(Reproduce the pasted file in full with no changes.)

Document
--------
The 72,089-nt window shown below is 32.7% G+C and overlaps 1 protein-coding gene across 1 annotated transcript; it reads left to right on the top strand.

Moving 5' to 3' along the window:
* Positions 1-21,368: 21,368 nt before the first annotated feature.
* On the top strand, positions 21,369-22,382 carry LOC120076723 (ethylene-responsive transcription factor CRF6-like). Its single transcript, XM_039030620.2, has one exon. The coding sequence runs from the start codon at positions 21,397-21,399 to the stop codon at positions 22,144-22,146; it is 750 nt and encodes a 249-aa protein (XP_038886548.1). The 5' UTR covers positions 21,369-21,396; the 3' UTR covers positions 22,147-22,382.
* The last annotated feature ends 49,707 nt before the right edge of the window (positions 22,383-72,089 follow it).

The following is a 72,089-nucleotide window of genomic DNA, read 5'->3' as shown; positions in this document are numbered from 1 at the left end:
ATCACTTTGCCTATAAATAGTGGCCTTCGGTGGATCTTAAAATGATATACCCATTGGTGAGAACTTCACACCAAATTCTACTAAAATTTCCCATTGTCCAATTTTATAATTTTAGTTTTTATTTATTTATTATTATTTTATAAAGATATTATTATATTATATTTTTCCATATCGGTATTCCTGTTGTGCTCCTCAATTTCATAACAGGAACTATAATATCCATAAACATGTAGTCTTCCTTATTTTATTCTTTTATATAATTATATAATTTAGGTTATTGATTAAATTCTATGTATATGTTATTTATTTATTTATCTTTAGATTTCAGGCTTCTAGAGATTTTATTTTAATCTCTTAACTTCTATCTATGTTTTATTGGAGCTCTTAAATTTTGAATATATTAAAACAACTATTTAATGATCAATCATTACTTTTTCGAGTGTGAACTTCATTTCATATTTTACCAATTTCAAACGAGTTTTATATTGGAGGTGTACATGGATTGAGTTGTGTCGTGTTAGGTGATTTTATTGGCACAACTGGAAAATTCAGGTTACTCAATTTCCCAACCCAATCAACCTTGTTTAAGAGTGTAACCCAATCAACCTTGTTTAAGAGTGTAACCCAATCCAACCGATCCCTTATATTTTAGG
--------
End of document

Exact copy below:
The 72,089-nt window shown below is 32.7% G+C and overlaps 1 protein-coding gene across 1 annotated transcript; it reads left to right on the top strand.

Moving 5' to 3' along the window:
* Positions 1-21,368: 21,368 nt before the first annotated feature.
* On the top strand, positions 21,369-22,382 carry LOC120076723 (ethylene-responsive transcription factor CRF6-like). Its single transcript, XM_039030620.2, has one exon. The coding sequence runs from the start codon at positions 21,397-21,399 to the stop codon at positions 22,144-22,146; it is 750 nt and encodes a 249-aa protein (XP_038886548.1). The 5' UTR covers positions 21,369-21,396; the 3' UTR covers positions 22,147-22,382.
* The last annotated feature ends 49,707 nt before the right edge of the window (positions 22,383-72,089 follow it).

The following is a 72,089-nucleotide window of genomic DNA, read 5'->3' as shown; positions in this document are numbered from 1 at the left end:
ATCACTTTGCCTATAAATAGTGGCCTTCGGTGGATCTTAAAATGATATACCCATTGGTGAGAACTTCACACCAAATTCTACTAAAATTTCCCATTGTCCAATTTTATAATTTTAGTTTTTATTTATTTATTATTATTTTATAAAGATATTATTATATTATATTTTTCCATATCGGTATTCCTGTTGTGCTCCTCAATTTCATAACAGGAACTATAATATCCATAAACATGTAGTCTTCCTTATTTTATTCTTTTATATAATTATATAATTTAGGTTATTGATTAAATTCTATGTATATGTTATTTATTTATTTATCTTTAGATTTCAGGCTTCTAGAGATTTTATTTTAATCTCTTAACTTCTATCTATGTTTTATTGGAGCTCTTAAATTTTGAATATATTAAAACAACTATTTAATGATCAATCATTACTTTTTCGAGTGTGAACTTCATTTCATATTTTACCAATTTCAAACGAGTTTTATATTGGAGGTGTACATGGATTGAGTTGTGTCGTGTTAGGTGATTTTATTGGCACAACTGGAAAATTCAGGTTACTCAATTTCCCAACCCAATCAACCTTGTTTAAGAGTGTAACCCAATCAACCTTGTTTAAGAGTGTAACCCAATCCAACCGATCCCTTATATTTTAGG